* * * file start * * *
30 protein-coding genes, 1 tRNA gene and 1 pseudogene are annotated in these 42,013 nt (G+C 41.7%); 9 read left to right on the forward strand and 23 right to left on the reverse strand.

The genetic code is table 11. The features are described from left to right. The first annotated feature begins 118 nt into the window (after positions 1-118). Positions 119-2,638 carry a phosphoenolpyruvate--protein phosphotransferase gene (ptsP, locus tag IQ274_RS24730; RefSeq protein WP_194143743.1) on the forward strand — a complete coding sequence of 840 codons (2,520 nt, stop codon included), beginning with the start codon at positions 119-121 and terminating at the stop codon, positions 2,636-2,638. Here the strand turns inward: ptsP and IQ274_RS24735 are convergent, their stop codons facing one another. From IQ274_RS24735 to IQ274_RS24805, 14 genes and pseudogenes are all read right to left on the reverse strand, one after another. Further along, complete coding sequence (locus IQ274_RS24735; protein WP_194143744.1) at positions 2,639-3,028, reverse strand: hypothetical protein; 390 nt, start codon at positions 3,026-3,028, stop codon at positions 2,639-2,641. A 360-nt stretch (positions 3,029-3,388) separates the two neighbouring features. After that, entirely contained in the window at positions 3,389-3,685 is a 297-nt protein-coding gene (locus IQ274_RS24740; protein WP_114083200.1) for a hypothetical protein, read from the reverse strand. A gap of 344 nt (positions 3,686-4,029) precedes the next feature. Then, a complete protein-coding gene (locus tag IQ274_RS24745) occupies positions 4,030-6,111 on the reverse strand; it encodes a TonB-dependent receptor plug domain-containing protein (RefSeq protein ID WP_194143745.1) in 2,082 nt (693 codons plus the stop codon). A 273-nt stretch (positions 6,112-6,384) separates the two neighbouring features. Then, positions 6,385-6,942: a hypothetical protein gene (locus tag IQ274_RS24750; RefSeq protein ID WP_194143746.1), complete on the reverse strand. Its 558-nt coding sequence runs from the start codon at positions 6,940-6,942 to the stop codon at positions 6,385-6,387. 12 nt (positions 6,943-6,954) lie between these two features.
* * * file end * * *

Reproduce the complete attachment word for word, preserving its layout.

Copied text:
30 protein-coding genes, 1 tRNA gene and 1 pseudogene are annotated in these 42,013 nt (G+C 41.7%); 9 read left to right on the forward strand and 23 right to left on the reverse strand.

The genetic code is table 11. The features are described from left to right. The first annotated feature begins 118 nt into the window (after positions 1-118). Positions 119-2,638 carry a phosphoenolpyruvate--protein phosphotransferase gene (ptsP, locus tag IQ274_RS24730; RefSeq protein WP_194143743.1) on the forward strand — a complete coding sequence of 840 codons (2,520 nt, stop codon included), beginning with the start codon at positions 119-121 and terminating at the stop codon, positions 2,636-2,638. Here the strand turns inward: ptsP and IQ274_RS24735 are convergent, their stop codons facing one another. From IQ274_RS24735 to IQ274_RS24805, 14 genes and pseudogenes are all read right to left on the reverse strand, one after another. Further along, complete coding sequence (locus IQ274_RS24735; protein WP_194143744.1) at positions 2,639-3,028, reverse strand: hypothetical protein; 390 nt, start codon at positions 3,026-3,028, stop codon at positions 2,639-2,641. A 360-nt stretch (positions 3,029-3,388) separates the two neighbouring features. After that, entirely contained in the window at positions 3,389-3,685 is a 297-nt protein-coding gene (locus IQ274_RS24740; protein WP_114083200.1) for a hypothetical protein, read from the reverse strand. A gap of 344 nt (positions 3,686-4,029) precedes the next feature. Then, a complete protein-coding gene (locus tag IQ274_RS24745) occupies positions 4,030-6,111 on the reverse strand; it encodes a TonB-dependent receptor plug domain-containing protein (RefSeq protein ID WP_194143745.1) in 2,082 nt (693 codons plus the stop codon). A 273-nt stretch (positions 6,112-6,384) separates the two neighbouring features. Then, positions 6,385-6,942: a hypothetical protein gene (locus tag IQ274_RS24750; RefSeq protein ID WP_194143746.1), complete on the reverse strand. Its 558-nt coding sequence runs from the start codon at positions 6,940-6,942 to the stop codon at positions 6,385-6,387. 12 nt (positions 6,943-6,954) lie between these two features.